NUMBERS 8, 9 and 10
The Holy of Holies (or ‘Most Holy Place’) had no man-made light in it. On the one hand, it wasn’t necessary, since no human was allowed in there; on the other hand, the glory of God filled that tent, since the Light of the World was resident between the Cherubim above the ark. But in the next space, the Holy Place, the priests did minister and required a seven-headed gold lampstand that burned olive oil during all the hours of darkness.
We have seen Wave Offerings before, signifying dedication of something to God, especially the first-fruits of harvest. This time the Levites themselves were the wave offering from the Israelites. This meant that they were completely dedicated to the Lord, not to be killed and burnt in the fire, but to become living sacrifices, constantly serving the will of God for their entire lives. This is a visual aid to New Covenant disciples (i.e. us) that we also should (in the words of Romans 12:1) “…offer your bodies as a living sacrifice, holy and pleasing to God – this is your true and proper worship”. This same verse in The Message reads: “Take your everyday, ordinary life – your sleeping, eating, going-to-work, and walking-around life – and place it before God as an offering”. When (in 1 Samuel 15) the scripture says that “To obey is better than sacrifice, and to listen teachably is better than the fat of rams”, the Lord is really saying that living sacrifices are preferable to dead ones!
Levites began their term of service at the age of 25 (possibly at 20 with a five year ‘apprenticeship’) and retired at 50. They then became consultants and earned twice their previous salary (I made that last bit up!). But, seriously, they could offer advice and training to the full-time Levites after that, but they were not expected to do the actual work themselves (just like consultants, then!).
Israel had been at Sinai for eleven months whilst all this had gone on. The final thing that they needed to do before starting to move on towards the Promised Land was to celebrate the Passover, since it was a whole year since they had ‘exodus-ed’ from Egypt. Since one had to be ceremonially clean to participate, this caused a potential problem for those who were unclean, due to family or business circumstances. God is merciful and practical, as well as holy, and he simply allowed them to wait a full month and then take part in a ‘catch-up’ ceremony on the 14th of the second month. In our western calendar, the Passover would have been in the middle of March or April. Foreign residents (who had been circumcised) were equally welcome to take part.
The cloud covering the tabernacle remained visible to all Israel as a reminder of the presence of God, and it was illuminated as fire by night. By watching the cloud, and following its movements, Israel remained in obedience to the Lord. This is the equivalent in the New Covenant of us walking with the Holy Spirit (Luke 4:1; Galatians 5:16-18; 2 Corinthians 6:16; Romans 8:14). Now they were all living sacrifices!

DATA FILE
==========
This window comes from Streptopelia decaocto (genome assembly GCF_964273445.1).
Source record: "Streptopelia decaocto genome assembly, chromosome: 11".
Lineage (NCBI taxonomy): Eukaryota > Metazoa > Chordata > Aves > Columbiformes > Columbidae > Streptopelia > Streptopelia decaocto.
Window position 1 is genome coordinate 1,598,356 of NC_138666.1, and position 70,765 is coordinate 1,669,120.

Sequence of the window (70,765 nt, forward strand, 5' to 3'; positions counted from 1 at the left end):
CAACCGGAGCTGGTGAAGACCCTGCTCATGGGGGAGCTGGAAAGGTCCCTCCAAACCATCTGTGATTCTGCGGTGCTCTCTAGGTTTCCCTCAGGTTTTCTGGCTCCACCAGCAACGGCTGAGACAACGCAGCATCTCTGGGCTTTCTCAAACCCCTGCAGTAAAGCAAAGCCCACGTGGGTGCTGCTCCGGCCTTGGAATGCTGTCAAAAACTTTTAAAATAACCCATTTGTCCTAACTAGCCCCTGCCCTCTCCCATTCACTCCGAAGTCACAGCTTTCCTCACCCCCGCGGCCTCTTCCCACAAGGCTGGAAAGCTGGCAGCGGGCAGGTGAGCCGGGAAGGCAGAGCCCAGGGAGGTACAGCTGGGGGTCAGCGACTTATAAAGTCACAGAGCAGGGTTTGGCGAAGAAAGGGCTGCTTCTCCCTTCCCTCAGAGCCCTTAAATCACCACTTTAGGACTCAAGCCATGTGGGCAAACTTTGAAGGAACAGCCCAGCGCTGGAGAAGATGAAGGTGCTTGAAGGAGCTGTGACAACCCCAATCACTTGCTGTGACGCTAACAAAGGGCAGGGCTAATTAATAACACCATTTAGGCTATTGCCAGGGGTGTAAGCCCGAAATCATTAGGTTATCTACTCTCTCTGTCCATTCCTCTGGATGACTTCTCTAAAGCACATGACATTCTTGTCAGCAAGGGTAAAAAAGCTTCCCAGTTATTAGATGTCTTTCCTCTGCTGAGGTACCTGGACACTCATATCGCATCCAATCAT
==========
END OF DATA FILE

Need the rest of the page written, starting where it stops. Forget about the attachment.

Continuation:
Mobile phone reception was poor in that wilderness in those days, so silver trumpets were used as signals to gather the people together, to prepare them for battle, to commence the decamp and march routines, to mark the beginnings of festivals, and to call the leaders together for a ‘cabinet’ meeting.
The cloud suddenly lifted from the tabernacle as a signal to move off. The encampment of Judah (three tribes) went first, followed by the Gershonite and Merarite branches of the Levites, with carts full of poles and posts, curtains, and coverings from the tabernacle. Then marched the encampment of Reuben (three tribes), followed by the Kohathite branch of the Levites, carrying the holy things from the tabernacle, including the ark. After them came the encampment of Ephraim (three tribes) and lastly the encampment of Dan (three tribes). Thus, the precious tabernacle holy objects were sandwiched right in the middle of the nation and protected from all directions. The priests, who were all Kohathites, would also have been included in that cohort.
Moses persuaded his brother-in-law, Hobab, to accompany them, since he needed the local knowledge of the wilderness – where to camp and where to find water and shelter. The cloud led them on their first structured march for just three days, and then they set up camp again. There is a healthy tension in the Christian life between rest and motion, between meditation and mission, between gathering and going. We are foolish to completely neglect one in favour of the other and it is best to adopt a rhythm or ‘pulse’ between the two states throughout our days, weeks, and lives. Our hearts and lungs operate by this method, and they should be a powerful metaphor of the disciple’s life too.